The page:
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India Status Haunts MP’s

(May 1941)

From Labor Action, Vol. 5 No. 18, 5 May 1941, p. 3.
Transcribed & marked up by Einde O’Callaghan for the Encyclopaedia of Trotskyism On-Line (ETOL).

Reaction dies hard; especially in British Tory circles!

The question of India arose again to haunt the imperialist members of Britain’s Parliament at last week’s session. Churchill and his supporters took the opportunity to reaffirm once more their intention of continuing their current policy toward India – with not the slightest change being indicated. Government spokesmen in both Houses stated unequivocally that India’s status quo must remain for the duration.

What brought the Indian question before Parliament last week? There are three reasons:

  1. The success of the Nazi Balkan campaign, coupled with the drive on Suez, raises once more the distinct danger of a totalitarian attack upon India. To this must be added the dangerous implications of the Soviet-Japanese Pact.
  2. The continuation and broadening of the Gandhi limited-resistance campaign which has already resulted in the arrest of 15,000 Indian Nationalists.
  3. The spread throughout India of a wave of Hindu-Moslem rioting – the sure sign of tremendous unrest and mass discontent.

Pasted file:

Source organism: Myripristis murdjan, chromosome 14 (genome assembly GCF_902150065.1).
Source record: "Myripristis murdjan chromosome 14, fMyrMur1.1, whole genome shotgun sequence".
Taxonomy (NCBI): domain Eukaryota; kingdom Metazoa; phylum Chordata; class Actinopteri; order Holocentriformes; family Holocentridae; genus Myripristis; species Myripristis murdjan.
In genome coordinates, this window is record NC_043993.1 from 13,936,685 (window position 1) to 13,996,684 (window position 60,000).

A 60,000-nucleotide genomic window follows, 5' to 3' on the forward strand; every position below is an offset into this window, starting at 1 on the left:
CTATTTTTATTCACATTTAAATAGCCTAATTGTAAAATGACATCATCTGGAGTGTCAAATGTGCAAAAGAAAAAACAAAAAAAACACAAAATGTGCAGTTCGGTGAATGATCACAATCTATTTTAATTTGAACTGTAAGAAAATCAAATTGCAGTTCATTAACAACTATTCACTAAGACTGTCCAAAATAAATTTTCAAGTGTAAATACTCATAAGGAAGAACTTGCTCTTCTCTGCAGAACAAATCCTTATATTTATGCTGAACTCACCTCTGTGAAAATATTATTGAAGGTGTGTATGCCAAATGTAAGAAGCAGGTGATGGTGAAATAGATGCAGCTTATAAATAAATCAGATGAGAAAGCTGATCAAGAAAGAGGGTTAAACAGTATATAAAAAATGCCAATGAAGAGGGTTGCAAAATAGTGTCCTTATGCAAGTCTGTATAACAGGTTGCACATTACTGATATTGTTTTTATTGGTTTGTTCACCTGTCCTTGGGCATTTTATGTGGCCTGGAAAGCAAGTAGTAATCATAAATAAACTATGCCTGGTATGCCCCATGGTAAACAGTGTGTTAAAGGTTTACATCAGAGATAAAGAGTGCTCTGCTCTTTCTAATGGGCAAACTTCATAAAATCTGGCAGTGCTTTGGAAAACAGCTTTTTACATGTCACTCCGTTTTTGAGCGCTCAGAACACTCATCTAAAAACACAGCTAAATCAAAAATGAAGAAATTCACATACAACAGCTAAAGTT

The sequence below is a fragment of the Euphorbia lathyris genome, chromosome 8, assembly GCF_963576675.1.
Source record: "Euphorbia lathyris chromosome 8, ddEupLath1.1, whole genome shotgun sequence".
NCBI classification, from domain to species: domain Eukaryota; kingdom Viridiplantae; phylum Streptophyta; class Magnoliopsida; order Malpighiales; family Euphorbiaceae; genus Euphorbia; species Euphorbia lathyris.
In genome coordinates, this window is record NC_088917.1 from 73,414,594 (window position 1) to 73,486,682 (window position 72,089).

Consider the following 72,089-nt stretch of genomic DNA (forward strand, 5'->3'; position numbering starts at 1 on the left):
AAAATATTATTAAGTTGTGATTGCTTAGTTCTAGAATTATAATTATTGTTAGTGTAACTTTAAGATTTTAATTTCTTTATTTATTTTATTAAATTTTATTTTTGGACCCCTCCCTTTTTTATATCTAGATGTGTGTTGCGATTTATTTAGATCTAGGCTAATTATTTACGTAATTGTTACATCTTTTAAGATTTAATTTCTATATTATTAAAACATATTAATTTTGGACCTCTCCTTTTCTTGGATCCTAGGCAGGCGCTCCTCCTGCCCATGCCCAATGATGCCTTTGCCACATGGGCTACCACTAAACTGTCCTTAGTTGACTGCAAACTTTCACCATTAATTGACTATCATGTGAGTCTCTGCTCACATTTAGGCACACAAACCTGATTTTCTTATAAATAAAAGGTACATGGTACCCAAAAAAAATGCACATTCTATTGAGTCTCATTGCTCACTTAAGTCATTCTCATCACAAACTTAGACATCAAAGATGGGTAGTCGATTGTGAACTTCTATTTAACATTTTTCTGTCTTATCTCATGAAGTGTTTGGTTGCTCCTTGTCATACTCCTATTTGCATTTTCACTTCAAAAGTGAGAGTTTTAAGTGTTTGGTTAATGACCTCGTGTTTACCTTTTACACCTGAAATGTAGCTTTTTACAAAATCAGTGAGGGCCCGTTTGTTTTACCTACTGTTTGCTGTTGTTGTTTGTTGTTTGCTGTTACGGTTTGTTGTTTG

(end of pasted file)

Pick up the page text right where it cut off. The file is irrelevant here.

Through the strict censorship we have already learned of serious Hindu-Moslem clashes in such distant sections of India as Bombay Presidency (west coast), Dacca (eastern area) and Lahore (northern section). Apparently these struggles ore spreading on a nation-wide scale.

It is impossible to state what portion of these “riots” are, in reality, clashes between imperialist police forces and the peasant-work ing class masses. And; it is also certain (from previous history) that many a Hindu-Moslem riot is deliberately instigated by the British in the traditional divide-and-rule method.

Two additional facts are certain. First, Churchill and his Tory government are totally incapable of handling the tense situation in India except by resorting to police measures. Second, the mass opposition of India’s 400,000,000 workers and peasants to the war – which dates from September 1, 1939 – is growing and gathering in mighty momentum. Here is one section of the anti-war camp that shows no signs of lying down on the job.

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